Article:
Project Description:  Economic and energy constraints often force developing countries to use unreliable dialysis equipment to treat acute and chronic renal failure. In principle, costs of providing hemodialysis could be reduced and equipment created to function without the need for electricity.

Best Engineering: Thermotoscope
Team Members: Justin Coles, Trey Gunnell, Thomas Houser, James Campbell, Nicholas Brown, Thomas Goates, Nicholas Hagen
Project Description: Generic otoscopes do not allow for unobstructed vision of he ear canal while extracting debris and the temperature measuring capabilities minimize the overall time required in a patient’s ear during an exam. A newly designed otoscope design allows health care providers to measure temperature, examine the ear canal and extract debris while maintaining an unobstructed view of the ear canal simultaneously.

Best Medicine: Hydra MD
Team Members: Josh Jackson, Duncan Humphries, Kit Osborn
Project Description: The lack of price transparency in healthcare causes patients to waste time and money. hydraMD is a web application that enables patients to easily compare procedure prices across healthcare providers.

Best Business: Retinal Permeability Device
Team Members: Dallas Shi, Ashlie Bernhisel, Manikantan Nambi, Michael Bobbe, Elyssa Pickle
Project Description: There is a global need for a portable, cost-effective screening tool for detecting vascular leak in the eye. The Ret Perm uses spectrophotometry to detect the absorbance of light in the eye as a measurement of vascular leak.

Consumer’s Choice: Pro-MD
Team Members: Jonathan Curtis, Greg Phillips, Matt Lamont, Quinn Tate, James Barrett, Jake Brandenburg
Project Description: Hospital discharge is inefficient, confusing, and lacks sufficient follow-up. PRO-MD is an interactive smartphone app and clinical software that improves the discharge process and is integrated with the electronic medical record.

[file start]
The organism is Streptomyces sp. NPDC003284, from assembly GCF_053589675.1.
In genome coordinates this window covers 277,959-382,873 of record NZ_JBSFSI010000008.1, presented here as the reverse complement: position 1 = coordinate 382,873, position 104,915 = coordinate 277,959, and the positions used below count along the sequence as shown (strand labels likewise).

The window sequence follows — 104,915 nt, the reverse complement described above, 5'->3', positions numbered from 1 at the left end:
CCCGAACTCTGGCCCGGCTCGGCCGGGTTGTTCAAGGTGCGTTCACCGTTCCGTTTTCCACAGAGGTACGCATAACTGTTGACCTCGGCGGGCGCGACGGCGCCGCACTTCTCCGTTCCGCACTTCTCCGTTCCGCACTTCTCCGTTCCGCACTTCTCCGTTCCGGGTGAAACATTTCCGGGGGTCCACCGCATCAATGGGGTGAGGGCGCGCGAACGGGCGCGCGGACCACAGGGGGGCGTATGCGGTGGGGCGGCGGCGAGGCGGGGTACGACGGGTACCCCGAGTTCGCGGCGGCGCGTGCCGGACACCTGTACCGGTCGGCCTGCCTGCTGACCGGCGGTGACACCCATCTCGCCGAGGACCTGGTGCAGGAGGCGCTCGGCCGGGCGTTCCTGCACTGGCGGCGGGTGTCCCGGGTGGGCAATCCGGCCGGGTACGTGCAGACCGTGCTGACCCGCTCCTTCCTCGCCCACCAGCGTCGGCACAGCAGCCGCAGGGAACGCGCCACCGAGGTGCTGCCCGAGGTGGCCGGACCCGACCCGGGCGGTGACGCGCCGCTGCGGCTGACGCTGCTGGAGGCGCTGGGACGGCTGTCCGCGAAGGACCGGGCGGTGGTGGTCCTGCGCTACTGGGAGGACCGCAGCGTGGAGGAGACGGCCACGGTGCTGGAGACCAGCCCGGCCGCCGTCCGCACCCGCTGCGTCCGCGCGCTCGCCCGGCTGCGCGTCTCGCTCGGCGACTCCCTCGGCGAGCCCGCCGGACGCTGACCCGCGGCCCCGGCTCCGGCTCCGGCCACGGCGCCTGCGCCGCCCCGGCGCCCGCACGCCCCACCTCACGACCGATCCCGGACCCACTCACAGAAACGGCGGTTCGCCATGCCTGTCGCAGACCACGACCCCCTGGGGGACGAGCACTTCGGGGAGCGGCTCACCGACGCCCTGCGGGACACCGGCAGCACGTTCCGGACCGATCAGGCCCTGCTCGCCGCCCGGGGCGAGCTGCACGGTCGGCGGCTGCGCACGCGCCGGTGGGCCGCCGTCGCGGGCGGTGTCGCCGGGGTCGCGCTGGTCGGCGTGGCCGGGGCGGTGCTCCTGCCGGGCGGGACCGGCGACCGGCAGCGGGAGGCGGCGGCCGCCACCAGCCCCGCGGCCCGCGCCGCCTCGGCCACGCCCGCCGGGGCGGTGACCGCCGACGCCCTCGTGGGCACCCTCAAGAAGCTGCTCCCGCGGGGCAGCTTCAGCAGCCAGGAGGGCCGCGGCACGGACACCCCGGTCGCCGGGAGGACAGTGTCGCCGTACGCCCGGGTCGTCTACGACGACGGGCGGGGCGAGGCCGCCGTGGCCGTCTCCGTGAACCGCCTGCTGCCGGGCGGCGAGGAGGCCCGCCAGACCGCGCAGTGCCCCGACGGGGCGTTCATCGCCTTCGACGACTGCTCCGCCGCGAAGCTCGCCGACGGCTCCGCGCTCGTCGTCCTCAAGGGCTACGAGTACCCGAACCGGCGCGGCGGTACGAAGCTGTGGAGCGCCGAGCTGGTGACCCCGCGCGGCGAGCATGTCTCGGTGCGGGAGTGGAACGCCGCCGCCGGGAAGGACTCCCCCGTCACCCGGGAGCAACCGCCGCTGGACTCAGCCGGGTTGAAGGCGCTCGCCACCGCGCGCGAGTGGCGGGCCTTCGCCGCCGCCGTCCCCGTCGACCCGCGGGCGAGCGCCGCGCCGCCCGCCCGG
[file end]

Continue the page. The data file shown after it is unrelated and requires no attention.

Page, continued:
Team Members: Jennifer Francis, Abhishek Verma, Peijuin Zhou, Yang Chongze, Hailin Liao, Binoy Mohanty, gagan Singh, Kehan Chen, Min-Ya Lin, Hongyu Ma, Meng Jia, Jake Burch, Bradley Deherrera, Carlos Brenneisen, Ashley Langell, Joe Rozek, Topher Nadauld, Mark Jarman, Nick Edwards, Gloria Kummer, Skip Fowler, Christina Pratt
Project Description: Patients struggle to comply with recommended physical activity and nutrition guidelines used in childhood obesity prevention. Navitas is designed to increase children’s compliance to physical activity and healthy eating.

Global Health Award: Balloon Lock
Team Members: Erick Vega, Farah Vega
Project Description: An alternative to commercially available devices used to manage post-partum hemorrhage in the international rural setting is needed. Balloon Lock provides increased safety and security from operator error, improving on treatment delay time and requiring minimal training.

Best Green Medicine Award: 3MEDx
Team Members: Manikantan Nambi, Thomas Russell, R.Christopher Bowen,
Project Description: There is a need for an inexpensive, portable insufflator that connects to laparoscopic trocars used in third-world settings. 3MEDx provides an inexpensive, portable insufflator for laparoscopic surgeries in third-world environments.

Sex & Gender Award: CHIMP
Team Members: Jonathan Wheelwright, Minna Wang, Bryce Wilson, Curtis Wheelwright, Christy Van Atta, Joey Vokas
Project Description: Patients’ cultural backgrounds can define what they view as acceptable behavior from health care professionals and may present challenges. CHIMP integrates mobile technology and cultural information to prepare providers for patient interaction, beginning in emergency rooms.

Media Award: HUVI
Team Members: Zack Eyre, Scott Curtis, Lynn Ngyuen, Robert Price, Aaron Fisher
Project Description: Many health clinics in developing countries do not have money to buy or electricity to run sterilization equipment. HUVI is an inexpensive, portable, efficient, and renewable energy device for the sterilization of surgical instruments in developing countries.